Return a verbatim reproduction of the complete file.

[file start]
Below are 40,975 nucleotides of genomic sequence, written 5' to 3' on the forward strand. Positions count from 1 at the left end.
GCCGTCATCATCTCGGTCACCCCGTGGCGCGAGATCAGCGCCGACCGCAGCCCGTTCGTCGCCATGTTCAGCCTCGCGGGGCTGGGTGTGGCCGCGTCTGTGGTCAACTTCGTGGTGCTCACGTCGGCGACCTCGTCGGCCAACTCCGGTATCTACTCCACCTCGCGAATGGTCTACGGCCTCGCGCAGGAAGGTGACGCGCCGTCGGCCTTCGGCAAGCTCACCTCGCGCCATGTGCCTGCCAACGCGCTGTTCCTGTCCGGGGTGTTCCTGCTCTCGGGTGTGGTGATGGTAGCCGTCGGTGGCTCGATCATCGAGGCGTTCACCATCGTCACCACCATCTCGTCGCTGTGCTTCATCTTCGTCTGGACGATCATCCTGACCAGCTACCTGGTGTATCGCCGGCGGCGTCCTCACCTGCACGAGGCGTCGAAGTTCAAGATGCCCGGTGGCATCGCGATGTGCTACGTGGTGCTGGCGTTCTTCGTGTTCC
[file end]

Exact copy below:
Below are 40,975 nucleotides of genomic sequence, written 5' to 3' on the forward strand. Positions count from 1 at the left end.
GCCGTCATCATCTCGGTCACCCCGTGGCGCGAGATCAGCGCCGACCGCAGCCCGTTCGTCGCCATGTTCAGCCTCGCGGGGCTGGGTGTGGCCGCGTCTGTGGTCAACTTCGTGGTGCTCACGTCGGCGACCTCGTCGGCCAACTCCGGTATCTACTCCACCTCGCGAATGGTCTACGGCCTCGCGCAGGAAGGTGACGCGCCGTCGGCCTTCGGCAAGCTCACCTCGCGCCATGTGCCTGCCAACGCGCTGTTCCTGTCCGGGGTGTTCCTGCTCTCGGGTGTGGTGATGGTAGCCGTCGGTGGCTCGATCATCGAGGCGTTCACCATCGTCACCACCATCTCGTCGCTGTGCTTCATCTTCGTCTGGACGATCATCCTGACCAGCTACCTGGTGTATCGCCGGCGGCGTCCTCACCTGCACGAGGCGTCGAAGTTCAAGATGCCCGGTGGCATCGCGATGTGCTACGTGGTGCTGGCGTTCTTCGTGTTCC